By the beginning of the 20th century, thanks to writers like WB Yeats and Malcolm Arnold, it had become widely accepted that, unlike the materially-minded English business man, the ‘uncorrupted’ Celt had a unique sensibility. For Evans-Wentz, writing in 1911, this helped account for the Celts’ apparently undiminished belief in fairies: If our Celtic peasant has psychical experiences, or if he sees an apparition which he calls one of the 'good people', that is to say a fairy, it is useless to try to persuade him that he is under a delusion: unlike his materialistically-minded lord, he would not attempt nor even desire to make himself believe that what he has seen he has not seen…Unlike the natural mind of the uncorrupted Celt, Arunta, or American Red Man, which is ever open to unusual psychical impressions, the mind of the business man in our great cities tends to be obsessed with business affairs both during his waking and during his dream states.

Nettlinghame’s charms were manufactured by the Peerage Brass Company in Birmingham (known prior to 1946 as Pearson-Page). Image courtesy Museum of Witchcraft.


It is interesting to speculate as to how descriptions such as these helped inform popular opinion and taste over fifty or more years, and thereby created a market for charms inspired by the Cornish piskey. Certainly, as a type of brass-ware, horse brasses, door-knockers and small statues linking piskeys back to Cornwall and Dartmoor, seem to have been produced in large quantities from the late Victorian era.

However, the Joan the Wad booklet, produced several years later, is different. This is because it clearly states the case for these particular piskey-charms having additional magical, luck-giving qualities. They are not merely decorative images for, as described in Joan the Wad’s booklet: ‘Each one is dipped in the lucky Saint’s Well water’.

It turns out that the man who wrote the booklet was the mastermind behind various business schemes. Biographical details for FT Nettleinghame are scanty and complicated by the difficult spelling of his surname but, based on various newspaper reports in the British Newspaper Archive, he appears to have served in the Royal Flying Corps during the First World War and to have been the author of ‘Tommy’s Tunes’, a collection of soldier’s songs published in 1918. 

In the early 1920’s he worked as a ‘financial organiser’ for two companies run by his father-in-law, but by 1923 he and his young wife had relocated to Cornwall. With very little money in their pockets, they set up a business based in Polperro’s ‘House of Props’ which relied largely on selling locally-made pokerwork (or pyrography) designs: In 1923 we started off with the Cornish Litany and a half dozen other texts by burning them into wood…There was, we found, a public who cried for more…this resulted in that Exquisite Imaginer, Arthur Wragg, goulieing the Cornish Litany for reproduction as a postcard, to be followed later by St Ives and various other ones (Nettleinghame, 1926).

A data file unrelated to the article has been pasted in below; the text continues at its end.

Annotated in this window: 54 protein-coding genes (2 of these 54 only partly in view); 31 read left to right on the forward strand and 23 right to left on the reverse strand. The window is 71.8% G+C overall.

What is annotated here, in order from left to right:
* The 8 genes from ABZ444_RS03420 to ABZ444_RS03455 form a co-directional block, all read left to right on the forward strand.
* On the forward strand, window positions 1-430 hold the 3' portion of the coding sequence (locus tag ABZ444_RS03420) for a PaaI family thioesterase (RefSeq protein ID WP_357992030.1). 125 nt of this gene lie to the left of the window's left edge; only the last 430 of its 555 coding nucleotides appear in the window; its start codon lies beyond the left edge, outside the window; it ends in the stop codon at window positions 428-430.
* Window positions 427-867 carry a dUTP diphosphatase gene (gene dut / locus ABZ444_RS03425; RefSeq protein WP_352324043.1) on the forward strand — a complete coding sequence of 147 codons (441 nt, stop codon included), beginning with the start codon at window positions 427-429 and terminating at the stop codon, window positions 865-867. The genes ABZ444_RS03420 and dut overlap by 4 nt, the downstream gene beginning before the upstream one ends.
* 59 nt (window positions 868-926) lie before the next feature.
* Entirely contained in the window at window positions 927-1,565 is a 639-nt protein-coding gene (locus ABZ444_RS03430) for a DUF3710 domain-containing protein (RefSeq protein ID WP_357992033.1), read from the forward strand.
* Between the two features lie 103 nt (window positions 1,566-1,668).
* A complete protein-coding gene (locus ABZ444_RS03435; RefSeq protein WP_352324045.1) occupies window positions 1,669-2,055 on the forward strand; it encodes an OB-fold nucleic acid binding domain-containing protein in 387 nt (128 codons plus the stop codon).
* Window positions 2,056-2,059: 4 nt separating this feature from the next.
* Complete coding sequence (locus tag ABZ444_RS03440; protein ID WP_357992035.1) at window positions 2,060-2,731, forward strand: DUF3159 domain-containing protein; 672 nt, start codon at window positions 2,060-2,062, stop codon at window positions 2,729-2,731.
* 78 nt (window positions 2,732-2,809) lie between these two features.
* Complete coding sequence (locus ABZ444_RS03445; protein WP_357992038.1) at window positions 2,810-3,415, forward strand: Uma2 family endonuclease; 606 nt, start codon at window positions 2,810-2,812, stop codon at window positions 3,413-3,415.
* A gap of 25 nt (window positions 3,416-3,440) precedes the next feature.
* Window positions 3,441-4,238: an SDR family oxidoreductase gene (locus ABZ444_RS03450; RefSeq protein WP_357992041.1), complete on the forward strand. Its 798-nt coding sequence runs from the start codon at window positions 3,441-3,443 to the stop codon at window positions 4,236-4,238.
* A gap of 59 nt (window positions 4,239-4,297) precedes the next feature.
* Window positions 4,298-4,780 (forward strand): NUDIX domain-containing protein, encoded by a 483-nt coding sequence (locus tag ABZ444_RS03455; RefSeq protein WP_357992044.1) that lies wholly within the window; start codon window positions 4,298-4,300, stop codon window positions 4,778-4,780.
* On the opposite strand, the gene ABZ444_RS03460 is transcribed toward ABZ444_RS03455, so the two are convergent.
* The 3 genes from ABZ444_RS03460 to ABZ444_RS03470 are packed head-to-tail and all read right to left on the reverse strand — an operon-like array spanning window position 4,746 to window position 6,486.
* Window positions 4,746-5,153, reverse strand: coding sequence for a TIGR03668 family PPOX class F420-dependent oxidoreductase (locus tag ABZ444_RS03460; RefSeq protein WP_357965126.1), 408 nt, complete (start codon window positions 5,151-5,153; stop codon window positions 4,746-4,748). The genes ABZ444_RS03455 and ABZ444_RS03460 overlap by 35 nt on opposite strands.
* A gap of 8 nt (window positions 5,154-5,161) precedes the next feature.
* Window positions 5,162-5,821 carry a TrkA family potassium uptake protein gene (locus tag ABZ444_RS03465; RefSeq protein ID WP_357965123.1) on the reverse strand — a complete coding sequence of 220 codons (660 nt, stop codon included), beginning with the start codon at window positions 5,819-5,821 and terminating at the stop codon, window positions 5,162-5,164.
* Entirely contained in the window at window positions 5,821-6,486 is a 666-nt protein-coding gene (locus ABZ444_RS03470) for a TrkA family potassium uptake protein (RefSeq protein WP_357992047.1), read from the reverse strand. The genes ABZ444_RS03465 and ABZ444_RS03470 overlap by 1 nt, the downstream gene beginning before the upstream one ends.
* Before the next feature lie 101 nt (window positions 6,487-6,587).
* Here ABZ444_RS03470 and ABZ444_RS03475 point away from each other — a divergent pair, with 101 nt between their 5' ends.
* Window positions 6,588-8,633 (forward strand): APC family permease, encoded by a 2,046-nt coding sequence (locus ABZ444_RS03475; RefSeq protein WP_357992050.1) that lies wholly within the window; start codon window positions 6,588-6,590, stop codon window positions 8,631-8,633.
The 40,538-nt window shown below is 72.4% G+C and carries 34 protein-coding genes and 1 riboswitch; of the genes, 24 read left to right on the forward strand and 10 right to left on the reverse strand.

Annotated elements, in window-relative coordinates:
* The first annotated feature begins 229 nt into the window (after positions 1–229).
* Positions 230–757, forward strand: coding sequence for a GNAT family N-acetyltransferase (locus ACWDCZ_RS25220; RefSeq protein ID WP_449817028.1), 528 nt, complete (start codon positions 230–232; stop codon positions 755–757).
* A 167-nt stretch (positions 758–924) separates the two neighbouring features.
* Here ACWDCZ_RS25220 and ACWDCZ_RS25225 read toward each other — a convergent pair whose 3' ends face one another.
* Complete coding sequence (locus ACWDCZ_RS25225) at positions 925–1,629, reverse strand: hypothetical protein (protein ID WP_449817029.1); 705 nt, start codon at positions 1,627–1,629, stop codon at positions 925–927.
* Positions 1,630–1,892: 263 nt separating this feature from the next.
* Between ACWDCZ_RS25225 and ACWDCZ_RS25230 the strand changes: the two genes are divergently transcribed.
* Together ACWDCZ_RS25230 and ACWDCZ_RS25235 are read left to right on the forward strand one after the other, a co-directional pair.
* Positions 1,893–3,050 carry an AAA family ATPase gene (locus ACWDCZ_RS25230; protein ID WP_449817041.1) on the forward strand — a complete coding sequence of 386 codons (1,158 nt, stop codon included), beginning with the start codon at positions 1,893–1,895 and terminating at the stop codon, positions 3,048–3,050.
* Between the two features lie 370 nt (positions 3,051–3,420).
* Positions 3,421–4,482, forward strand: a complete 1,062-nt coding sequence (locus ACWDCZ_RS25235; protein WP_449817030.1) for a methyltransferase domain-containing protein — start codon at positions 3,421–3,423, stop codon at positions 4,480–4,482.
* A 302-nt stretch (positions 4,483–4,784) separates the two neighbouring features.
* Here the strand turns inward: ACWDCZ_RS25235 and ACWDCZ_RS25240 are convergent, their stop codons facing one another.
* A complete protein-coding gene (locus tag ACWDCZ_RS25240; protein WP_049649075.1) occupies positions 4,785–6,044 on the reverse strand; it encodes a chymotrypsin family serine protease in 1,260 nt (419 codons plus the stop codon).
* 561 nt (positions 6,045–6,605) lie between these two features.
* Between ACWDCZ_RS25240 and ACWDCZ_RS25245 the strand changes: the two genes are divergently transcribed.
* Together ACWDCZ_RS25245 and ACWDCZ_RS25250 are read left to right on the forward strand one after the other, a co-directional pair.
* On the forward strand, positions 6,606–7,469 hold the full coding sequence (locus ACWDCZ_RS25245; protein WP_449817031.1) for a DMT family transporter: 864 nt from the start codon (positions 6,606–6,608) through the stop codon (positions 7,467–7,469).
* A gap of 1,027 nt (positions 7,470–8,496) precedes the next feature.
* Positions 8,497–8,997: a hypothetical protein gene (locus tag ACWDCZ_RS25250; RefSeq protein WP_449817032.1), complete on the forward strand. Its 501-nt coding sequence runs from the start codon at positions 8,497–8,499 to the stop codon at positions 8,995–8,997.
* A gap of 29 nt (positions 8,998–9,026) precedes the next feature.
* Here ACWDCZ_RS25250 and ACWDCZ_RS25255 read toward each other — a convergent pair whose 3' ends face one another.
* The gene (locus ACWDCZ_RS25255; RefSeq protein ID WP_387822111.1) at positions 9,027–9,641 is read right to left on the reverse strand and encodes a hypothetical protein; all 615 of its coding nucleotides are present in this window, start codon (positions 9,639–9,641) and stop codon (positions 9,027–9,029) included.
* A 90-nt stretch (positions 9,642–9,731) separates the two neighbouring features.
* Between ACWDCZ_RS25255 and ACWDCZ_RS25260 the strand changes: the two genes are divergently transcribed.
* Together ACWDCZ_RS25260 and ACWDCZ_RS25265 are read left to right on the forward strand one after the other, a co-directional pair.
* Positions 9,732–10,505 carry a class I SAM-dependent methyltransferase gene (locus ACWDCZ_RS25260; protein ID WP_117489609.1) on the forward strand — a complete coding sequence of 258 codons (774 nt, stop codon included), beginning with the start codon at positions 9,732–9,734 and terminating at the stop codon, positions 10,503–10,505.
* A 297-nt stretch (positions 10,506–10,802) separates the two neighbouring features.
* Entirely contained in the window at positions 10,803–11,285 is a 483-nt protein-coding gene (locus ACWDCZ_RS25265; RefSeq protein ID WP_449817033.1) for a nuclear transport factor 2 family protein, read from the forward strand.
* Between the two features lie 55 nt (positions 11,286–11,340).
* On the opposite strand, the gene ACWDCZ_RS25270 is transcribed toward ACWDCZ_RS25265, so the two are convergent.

Pokerwork (or pyrography) design, probably produced by artist Arthur Wragg himself in the 1920s.


Arthur Wragg, then aged 21, was an illustrator who according to biographer Judy Brook moved to Polperro in 1924, where he worked for the Nettleinghames in return for board and lodging.

Nettleinghame started publishing postcards and books under the imprimatur of the Polperro Press. The Cornish Litany series of postcards were the most striking and memorable, and the litany itself could have been a Nettleinghame invention: certainly linking it to Cornwall probably was.

From Ghoulies and Ghosties
And long-leggetty beasties
And things that go bump in the night
Good Lord deliver us


Cornish Litany postcard by Arthur Wragg


A number of short books followed, with reviews appearing in the press in 1927 for Polperro Proverbs, Old Cornish Carols, Polperro Privateers (by Q), and a guidebook on Marazion and St Michael’s Mount.

Having apparently bought other properties in North East Cornwall, he overstretched himself, however, and in February 1931 ‘F.T. Nettleinghame, art dealer’, was declared bankrupt. He was also divorced from Lilian Maud. Writing later (1947) Nettleinghame blamed high tides and heavy rain for damaging his stock, and forcing him to relocate from Polperro.


November 1932 Kirkintilloch Herald, Scotland. This is the earliest known ad for Joan the Wad whilst still in Looe, and would have been similar to the first one placed in the Daily Express.


As an undischarged bankrupt he could not register a new business or borrow money easily. Probably for this reason, two men called Douglas Sargeant and Harry Alexander became involved with a new business idea: selling charms.